At the dawn of the social media revolution, our first instincts were on the money.…
In a tweet she published on Tuesday, Democratic Presidential Candidate Sen. Elizabeth Warren blasted Twitter’s new ad policy that won’t approve any political advertising.
The problem with Sen. Warren’s outrage is that she herself is a champion of breaking up social media networks as an end goal, and restricting political advertising in the meantime.
Therefore, when such policies are then implemented by social networks as a way to placate political interests and ensure good relationships with lawmakers, shouldn’t that be celebrated?
It seems Warren is upset that the policy affects more people than those she intended.
Here is a good lesson in advocating public policies and regulations that affect real people: they actually affect, and sometimes harm, real people.
Because regulations are rules that impact everyone and considering that these regulations are promoted as part of a candidate’s platform, it doesn’t take much to understand that ordinary groups, charities, and organizations will actually end up getting penalized. Noble intentions are great, but the actual impact is what matters.
This is something we’ve discussed before, and we’d advocate against.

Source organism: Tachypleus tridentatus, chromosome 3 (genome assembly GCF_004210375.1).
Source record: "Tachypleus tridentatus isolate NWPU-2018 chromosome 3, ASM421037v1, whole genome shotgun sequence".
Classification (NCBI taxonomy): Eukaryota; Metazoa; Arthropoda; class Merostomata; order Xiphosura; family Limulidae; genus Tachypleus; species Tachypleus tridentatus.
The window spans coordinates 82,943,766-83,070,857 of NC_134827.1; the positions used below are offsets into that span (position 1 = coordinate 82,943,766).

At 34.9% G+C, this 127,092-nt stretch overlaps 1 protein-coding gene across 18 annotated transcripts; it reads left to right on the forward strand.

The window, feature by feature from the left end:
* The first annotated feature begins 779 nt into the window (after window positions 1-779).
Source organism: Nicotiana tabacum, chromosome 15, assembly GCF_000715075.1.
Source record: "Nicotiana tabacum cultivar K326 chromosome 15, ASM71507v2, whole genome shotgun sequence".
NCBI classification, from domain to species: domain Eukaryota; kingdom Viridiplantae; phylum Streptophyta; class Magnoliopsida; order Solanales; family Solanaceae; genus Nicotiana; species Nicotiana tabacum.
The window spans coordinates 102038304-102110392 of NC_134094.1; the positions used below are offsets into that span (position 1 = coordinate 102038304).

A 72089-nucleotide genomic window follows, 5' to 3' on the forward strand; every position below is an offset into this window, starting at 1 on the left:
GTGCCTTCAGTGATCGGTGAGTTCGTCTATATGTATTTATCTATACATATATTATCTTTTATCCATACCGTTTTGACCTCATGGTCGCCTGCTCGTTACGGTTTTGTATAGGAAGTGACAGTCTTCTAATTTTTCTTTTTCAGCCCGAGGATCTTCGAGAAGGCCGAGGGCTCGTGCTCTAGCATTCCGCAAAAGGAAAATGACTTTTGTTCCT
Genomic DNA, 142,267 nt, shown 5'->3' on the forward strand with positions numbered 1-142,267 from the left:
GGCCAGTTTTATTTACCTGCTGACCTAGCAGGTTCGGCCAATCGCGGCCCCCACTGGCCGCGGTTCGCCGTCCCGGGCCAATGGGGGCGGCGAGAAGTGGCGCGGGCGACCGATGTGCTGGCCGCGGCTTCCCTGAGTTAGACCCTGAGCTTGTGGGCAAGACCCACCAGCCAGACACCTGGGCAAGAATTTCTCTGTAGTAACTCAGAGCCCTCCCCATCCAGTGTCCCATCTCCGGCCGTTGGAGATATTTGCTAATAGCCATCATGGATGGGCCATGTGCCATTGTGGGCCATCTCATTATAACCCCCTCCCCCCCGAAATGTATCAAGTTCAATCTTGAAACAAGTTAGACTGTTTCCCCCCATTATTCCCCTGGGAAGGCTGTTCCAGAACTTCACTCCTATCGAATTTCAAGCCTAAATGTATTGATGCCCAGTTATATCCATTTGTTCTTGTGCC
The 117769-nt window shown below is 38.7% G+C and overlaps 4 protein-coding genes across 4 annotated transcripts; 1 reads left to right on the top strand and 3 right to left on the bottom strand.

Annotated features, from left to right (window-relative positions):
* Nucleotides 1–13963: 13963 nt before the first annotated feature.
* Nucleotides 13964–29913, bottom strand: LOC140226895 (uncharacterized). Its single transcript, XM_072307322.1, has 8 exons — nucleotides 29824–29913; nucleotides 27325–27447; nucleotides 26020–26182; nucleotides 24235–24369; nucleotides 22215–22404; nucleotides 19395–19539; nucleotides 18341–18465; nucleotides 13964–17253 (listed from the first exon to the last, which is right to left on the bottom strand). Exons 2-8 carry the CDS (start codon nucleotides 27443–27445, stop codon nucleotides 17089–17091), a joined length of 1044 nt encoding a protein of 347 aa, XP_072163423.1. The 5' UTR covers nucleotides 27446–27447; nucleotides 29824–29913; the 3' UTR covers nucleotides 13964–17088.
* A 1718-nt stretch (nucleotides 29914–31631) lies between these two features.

The Consumer Choice Center, the consumer organization I work for, now won’t be allowed to make ads because Twitter’s algorithms consider our content “political advertising,” even though we do not endorse candidates. We discuss ideas and advocate for ideas that promote consumer choice.
Bans on political advertising, as promoted by Warren, are effectively an attempt to regulate speech, albeit in the private sphere. And not just the speech of the fossil fuel companies or political candidates from parties she deplores.
It also affects environmental groups, pro-LGBT groups, political clubs, NGOs, and everyday civil society organizations like ours.
Let that be a warning to those who promote tech regulation that stifles speech. It won’t just be speech that you don’t like that will end up censored, but all political speech. That’s bad for ordinary social media users, and it’s bad for well-meaning organizations who are just trying to spread a message.
For more, check out this Consumer Choice Center poll that shows that 77% of Americans believe government should not interfere with newer tech-enabled businesses where possible to ensure consumers have the greatest possible choice of services.